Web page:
Nuchal translucency test
The nuchal translucency test measures the nuchal fold thickness. This is an area of tissue at the back of an unborn baby's neck. Measuring this thickness helps assess the risk for Down syndrome and other genetic problems in the baby.
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How the Test is Performed
Your health care provider uses abdominal ultrasound (not vaginal) to measure the nuchal fold. All unborn babies have some fluid at the back of their neck. In a baby with Down syndrome or other genetic disorders, there is more fluid than normal. This makes the space look thicker.
A blood test of the mother is also done. Together, these two tests will tell if the baby could have Down syndrome or another genetic disorder.
How to Prepare for the Test
Having a full bladder will give the best ultrasound picture. You may be asked to drink 2 to 3 glasses of liquid an hour before the test. DO NOT urinate before your ultrasound.
How the Test will Feel
You may have some discomfort from pressure on your bladder during the ultrasound. The gel used during the test may feel slightly cold and wet. You will not feel the ultrasound waves.
Why the Test is Performed
Your provider may advise this test to screen your baby for Down syndrome. Many pregnant women decide to have this test.
Nuchal translucency is usually done between the 11th and 14th week of pregnancy. It can be done earlier in pregnancy than amniocentesis. This is another test that checks for birth defects.
A normal amount of fluid in the back of the neck during ultrasound means it is very unlikely your baby has Down syndrome or another genetic disorder.
Nuchal translucency measurement increases with gestational age. This is the period between conception and birth. The higher the measurement compared to babies the same gestational age, the higher the risk is for certain genetic disorders.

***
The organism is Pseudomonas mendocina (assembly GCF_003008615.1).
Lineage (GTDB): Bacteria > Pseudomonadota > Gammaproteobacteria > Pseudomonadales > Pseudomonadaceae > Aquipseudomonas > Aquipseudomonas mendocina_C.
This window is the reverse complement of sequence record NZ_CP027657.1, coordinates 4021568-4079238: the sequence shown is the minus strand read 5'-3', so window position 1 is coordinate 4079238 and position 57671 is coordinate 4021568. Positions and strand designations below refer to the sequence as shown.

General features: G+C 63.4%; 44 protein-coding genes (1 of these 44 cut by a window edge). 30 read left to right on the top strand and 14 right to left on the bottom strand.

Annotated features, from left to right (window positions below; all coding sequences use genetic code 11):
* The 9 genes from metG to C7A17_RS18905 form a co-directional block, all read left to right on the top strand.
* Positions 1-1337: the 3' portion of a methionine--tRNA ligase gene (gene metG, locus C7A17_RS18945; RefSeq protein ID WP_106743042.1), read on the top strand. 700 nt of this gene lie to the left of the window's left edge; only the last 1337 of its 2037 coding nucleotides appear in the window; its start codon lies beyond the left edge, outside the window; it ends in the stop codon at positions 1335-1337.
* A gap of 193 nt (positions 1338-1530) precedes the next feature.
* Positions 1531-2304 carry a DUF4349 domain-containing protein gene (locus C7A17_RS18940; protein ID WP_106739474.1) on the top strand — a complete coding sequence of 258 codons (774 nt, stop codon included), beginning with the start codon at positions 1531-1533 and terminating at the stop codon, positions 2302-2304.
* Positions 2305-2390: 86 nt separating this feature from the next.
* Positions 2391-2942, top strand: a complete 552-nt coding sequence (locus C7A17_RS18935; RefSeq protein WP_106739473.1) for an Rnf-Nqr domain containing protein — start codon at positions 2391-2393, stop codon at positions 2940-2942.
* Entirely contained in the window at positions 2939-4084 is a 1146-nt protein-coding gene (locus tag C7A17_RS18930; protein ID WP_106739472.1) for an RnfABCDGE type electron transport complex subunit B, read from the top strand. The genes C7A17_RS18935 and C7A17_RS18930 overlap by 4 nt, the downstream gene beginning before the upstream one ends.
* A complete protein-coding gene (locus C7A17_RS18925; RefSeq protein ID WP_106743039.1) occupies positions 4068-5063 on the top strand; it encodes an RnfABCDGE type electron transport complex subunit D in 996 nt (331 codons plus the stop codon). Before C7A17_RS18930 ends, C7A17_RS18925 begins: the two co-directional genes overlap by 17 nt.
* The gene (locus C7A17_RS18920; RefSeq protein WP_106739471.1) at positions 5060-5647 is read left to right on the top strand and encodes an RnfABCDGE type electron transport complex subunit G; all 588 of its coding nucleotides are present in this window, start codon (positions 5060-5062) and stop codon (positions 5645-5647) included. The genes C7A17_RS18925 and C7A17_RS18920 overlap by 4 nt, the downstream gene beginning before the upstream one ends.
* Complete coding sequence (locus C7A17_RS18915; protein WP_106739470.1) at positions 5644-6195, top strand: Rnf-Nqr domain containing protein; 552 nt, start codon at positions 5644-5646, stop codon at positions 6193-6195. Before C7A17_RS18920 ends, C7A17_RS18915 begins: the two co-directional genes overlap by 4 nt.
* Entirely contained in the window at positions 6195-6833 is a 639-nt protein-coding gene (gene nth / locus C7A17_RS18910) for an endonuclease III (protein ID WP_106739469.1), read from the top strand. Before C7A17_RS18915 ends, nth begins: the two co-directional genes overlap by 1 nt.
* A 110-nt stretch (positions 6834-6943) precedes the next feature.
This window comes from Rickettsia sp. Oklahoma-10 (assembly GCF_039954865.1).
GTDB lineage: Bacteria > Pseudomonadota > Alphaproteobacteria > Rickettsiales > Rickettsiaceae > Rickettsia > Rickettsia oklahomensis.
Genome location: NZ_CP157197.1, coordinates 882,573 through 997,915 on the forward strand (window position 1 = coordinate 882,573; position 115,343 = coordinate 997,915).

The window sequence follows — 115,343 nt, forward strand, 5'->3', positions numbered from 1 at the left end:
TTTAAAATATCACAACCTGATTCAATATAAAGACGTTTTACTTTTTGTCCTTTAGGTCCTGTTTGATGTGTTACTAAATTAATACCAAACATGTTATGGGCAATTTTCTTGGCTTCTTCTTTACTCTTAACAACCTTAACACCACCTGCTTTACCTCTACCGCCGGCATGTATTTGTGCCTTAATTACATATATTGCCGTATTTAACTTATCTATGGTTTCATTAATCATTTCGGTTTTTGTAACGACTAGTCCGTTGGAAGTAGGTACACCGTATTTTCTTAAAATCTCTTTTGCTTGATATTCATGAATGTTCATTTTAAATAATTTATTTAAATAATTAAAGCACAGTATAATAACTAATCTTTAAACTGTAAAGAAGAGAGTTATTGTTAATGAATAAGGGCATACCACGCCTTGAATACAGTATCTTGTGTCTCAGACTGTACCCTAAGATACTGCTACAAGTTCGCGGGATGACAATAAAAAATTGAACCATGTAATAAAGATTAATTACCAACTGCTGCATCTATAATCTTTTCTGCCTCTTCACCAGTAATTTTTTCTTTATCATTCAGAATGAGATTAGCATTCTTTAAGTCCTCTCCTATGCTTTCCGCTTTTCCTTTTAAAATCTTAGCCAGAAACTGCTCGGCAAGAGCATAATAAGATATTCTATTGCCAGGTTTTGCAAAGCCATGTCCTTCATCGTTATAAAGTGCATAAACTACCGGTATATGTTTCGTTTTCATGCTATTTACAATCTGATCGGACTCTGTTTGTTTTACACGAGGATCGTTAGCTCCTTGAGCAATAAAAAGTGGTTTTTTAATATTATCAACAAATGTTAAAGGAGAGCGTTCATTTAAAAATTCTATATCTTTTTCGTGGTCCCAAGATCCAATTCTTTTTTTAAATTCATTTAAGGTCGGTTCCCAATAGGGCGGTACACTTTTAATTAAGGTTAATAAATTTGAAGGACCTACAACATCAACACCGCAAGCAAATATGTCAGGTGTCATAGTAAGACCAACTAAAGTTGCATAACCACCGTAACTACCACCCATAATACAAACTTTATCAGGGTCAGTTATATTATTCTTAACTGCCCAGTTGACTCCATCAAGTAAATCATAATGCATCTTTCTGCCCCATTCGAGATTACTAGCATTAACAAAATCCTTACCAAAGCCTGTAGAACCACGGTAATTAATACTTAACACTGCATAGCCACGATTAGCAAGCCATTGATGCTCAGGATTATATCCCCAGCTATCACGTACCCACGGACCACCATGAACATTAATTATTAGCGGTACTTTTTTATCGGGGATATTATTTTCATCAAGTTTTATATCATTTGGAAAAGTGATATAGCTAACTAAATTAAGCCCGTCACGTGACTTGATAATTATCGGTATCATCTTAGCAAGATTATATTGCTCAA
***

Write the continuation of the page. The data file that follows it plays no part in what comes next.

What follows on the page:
The measurements below are considered low risk for genetic disorders:
- At 11 weeks -- up to 2 mm
- At 13 weeks, 6 days -- up to 2.8 mm
What Abnormal Results Mean
More fluid than normal in the back of the neck means there is a higher risk for Down syndrome, trisomy 18, trisomy 13, Turner syndrome, or congenital heart disease. But it does not tell for certain that the baby has Down syndrome or another genetic disorder.
If the result is abnormal, other tests can be done. Most of the time, the other test done is amniocentesis.
There are no known risks from ultrasound.
Chaveeva P, Agathokleous M, Nicolaides KH. Fetal aneuploidies. In: Coady AM, Bower S, eds. Twining's Textbook of Fetal Abnormalities. 3rd ed. Philadelphia, PA: Elsevier Churchill Livingstone; 2015:chap 2.
Walsh JM, D'Alton ME. Nuchal translucency. In: Copel JA, D'Alton ME, Feltovich H, et al, eds. Obstetric Imaging: Fetal Diagnosis and Care. 2nd ed. Philadelphia, PA: Elsevier; 2018:chap 45.
Reviewed By: John D. Jacobson, MD, Professor of Obstetrics and Gynecology, Loma Linda University School of Medicine, Loma Linda Center for Fertility, Loma Linda, CA. Also reviewed by David Zieve, MD, MHA, Medical Director, Brenda Conaway, Editorial Director, and the A.D.A.M. Editorial team.